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Trip 2 -- Southeast Asia
Part 6: Hong Kong and Macau (23 Oct to 26 Oct 1998)
Exchange rate: US$1 = 7.75 Hong Kong dollars (HKD)
23 Oct-25 Oct
Tsim Sha Tsui; dim sum; Chungking Mansions; the Hong Kong Museum of Art; two concerts; Kowloon Park; the travelator; snake soup and abalone; Victoria Peaků
I exchanged some money at the airport at a dismal rate and hopped onto the fast, modern airport train, which takes 23 minutes to get to the city and has an interactive screen in each seat giving travel information about Hong Kong. The train stopped just outside the city center, so I took a free hotel bus to one of the hotels in Tsim Sha Tsui, the main tourist
Tsim Sha Tsui is a labyrinthine assortment of streets with buildings and people all jammed together, garbage everywhere, and neon signs jutting out into the street. All I wanted at first was dim sum, so after a bit of wandering I decided on the Jade Garden restaurant. It had just what I was hoping for - all those tasty little dumpling treats brought around on trays - , though it was a bit pricy at HKD 88.
Chungking Mansions gets such a colorful description in the Lonely Planet guide that I had to go inside, even though I didn't want to stay there. It's an ugly building with stores, restaurants, and currency-exchange counters on the first two floors, streams of cockroaches in the stairways, and tiny, precarious, overcrowded elevators that take you to the guest houses on the remaining 15 floors.
I stayed nearby, in an only slightly more attractive building called Mirador Arcade. My guest house, the Won Tat Guesthouse, was on the fifth floor, and my small room (HKD 250) had a wonderful view of a garbage chute. The guesthouse itself was clean, though, and the owner was friendly.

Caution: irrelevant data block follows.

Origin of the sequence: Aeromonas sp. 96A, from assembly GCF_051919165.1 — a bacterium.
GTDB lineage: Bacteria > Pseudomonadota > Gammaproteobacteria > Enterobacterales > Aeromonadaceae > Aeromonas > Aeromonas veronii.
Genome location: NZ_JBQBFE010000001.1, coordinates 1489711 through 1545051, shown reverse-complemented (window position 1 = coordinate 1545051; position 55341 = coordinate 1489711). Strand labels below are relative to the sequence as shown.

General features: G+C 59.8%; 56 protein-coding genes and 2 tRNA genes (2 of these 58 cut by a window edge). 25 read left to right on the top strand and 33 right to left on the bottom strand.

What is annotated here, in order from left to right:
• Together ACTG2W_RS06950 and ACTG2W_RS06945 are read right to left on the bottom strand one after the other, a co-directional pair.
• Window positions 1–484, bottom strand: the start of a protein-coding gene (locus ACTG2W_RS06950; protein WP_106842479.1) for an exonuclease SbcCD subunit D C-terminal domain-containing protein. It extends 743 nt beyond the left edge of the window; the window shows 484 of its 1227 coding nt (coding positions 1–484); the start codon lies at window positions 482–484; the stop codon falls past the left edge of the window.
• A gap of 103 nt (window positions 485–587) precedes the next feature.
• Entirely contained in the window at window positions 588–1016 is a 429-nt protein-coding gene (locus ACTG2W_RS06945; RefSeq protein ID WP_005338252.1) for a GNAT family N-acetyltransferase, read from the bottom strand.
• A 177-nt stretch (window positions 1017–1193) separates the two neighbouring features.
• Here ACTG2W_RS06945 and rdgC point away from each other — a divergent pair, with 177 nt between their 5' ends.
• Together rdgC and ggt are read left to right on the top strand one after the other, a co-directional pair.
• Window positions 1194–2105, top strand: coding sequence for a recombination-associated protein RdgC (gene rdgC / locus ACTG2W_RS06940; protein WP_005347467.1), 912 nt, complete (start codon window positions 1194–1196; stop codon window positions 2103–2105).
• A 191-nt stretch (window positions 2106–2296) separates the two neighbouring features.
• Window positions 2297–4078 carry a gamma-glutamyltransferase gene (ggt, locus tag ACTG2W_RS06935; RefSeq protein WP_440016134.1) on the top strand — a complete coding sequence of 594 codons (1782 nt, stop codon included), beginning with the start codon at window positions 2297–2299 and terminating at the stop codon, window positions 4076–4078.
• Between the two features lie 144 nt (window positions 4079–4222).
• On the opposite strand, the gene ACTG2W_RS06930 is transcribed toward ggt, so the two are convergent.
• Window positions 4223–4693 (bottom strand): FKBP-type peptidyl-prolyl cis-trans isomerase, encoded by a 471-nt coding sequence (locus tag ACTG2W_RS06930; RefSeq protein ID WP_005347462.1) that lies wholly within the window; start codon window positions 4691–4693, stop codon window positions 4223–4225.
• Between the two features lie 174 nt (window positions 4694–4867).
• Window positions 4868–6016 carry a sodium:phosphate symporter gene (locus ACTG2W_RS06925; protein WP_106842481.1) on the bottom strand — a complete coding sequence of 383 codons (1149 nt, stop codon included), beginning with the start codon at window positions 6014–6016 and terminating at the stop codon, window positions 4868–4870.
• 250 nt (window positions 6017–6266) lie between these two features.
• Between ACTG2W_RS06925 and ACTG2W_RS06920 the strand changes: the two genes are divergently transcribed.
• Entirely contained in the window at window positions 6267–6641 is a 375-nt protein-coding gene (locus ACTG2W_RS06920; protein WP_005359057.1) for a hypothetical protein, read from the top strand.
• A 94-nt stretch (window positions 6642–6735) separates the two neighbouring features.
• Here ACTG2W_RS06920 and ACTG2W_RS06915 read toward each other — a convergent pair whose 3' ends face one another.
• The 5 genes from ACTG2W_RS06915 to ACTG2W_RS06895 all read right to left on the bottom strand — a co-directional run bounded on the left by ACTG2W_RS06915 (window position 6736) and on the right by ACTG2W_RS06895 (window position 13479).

In the afternoon I went to the splendid Hong Kong Museum of Art, which traces the development of painting in Hong Kong extensively and has an enormous collection of jade and celadon Chinese wares. The museum is in the Hong Kong Cultural Center, at the end of the Promenade, the walkway that runs along Victoria Harbour. I walked along the Promenade for a while, gazing across the harbor at the tall, modern buildings that make up Hong Kong's industrial center.
A week-long series of concerts was just beginning at the Cultural Center, and that night I saw a piano concerto performed with the Hong Kong Symphony Orchestra. Then I looked at the program and read that the pianist was from Cherry Hill, New Jersey! After the concert, I walked through Tsim Sha Tsui to a large outdoor market area on Temple Street, where hawkers cook up seafood on the spot. The fish looked suspect, as it had been sitting outside in the heat, so I had some snails that I'd seen cooking for a while. They were tasty, but there were many of them and they got dull.
I walked through Kowloon Park the next morning. It was a peaceful respite from the bustle along the street, but the Museum of History, which was supposed to be there, had moved. So I took the Star Ferry across Victoria Harbour to the industrial side of the city, aptly called Central. I wanted to take the tram up to Victoria Peak, but a large tour group had just gotten there and the wait would have been too long, so I found a dim sum place for lunch (at this one I ordered from a menu as there were no carts) and went to the Central Market. This indoor market featured rows of people cleaning fish and offering them for sale, but there were few customers. I got on the travelator (a wonderful device that moves people up and down a hill for almost a kilometer) and window-browsed a street lined with stores selling funeral accessories, and I stopped for chestnut dome cake at American Pie.
Then I got on the tram to Victoria Peak, an affluent neighborhood with amazing views of the harbor. There's a good observation deck, and it was cool and windy outside. Indeed, typhoon signal number 1 had been hoisted - sort of like a hurricane watch.
At night I saw a concert of Chinese folk song and dance in the Cultural Center. For my last dinner in Hong Kong (I didn't get to have many!), I went back to Jade Garden and had a terrific meal of snake soup, abalone, and roast pigeon.
Foilcat: Hong Kong to Macau
(HKD 267 round-trip)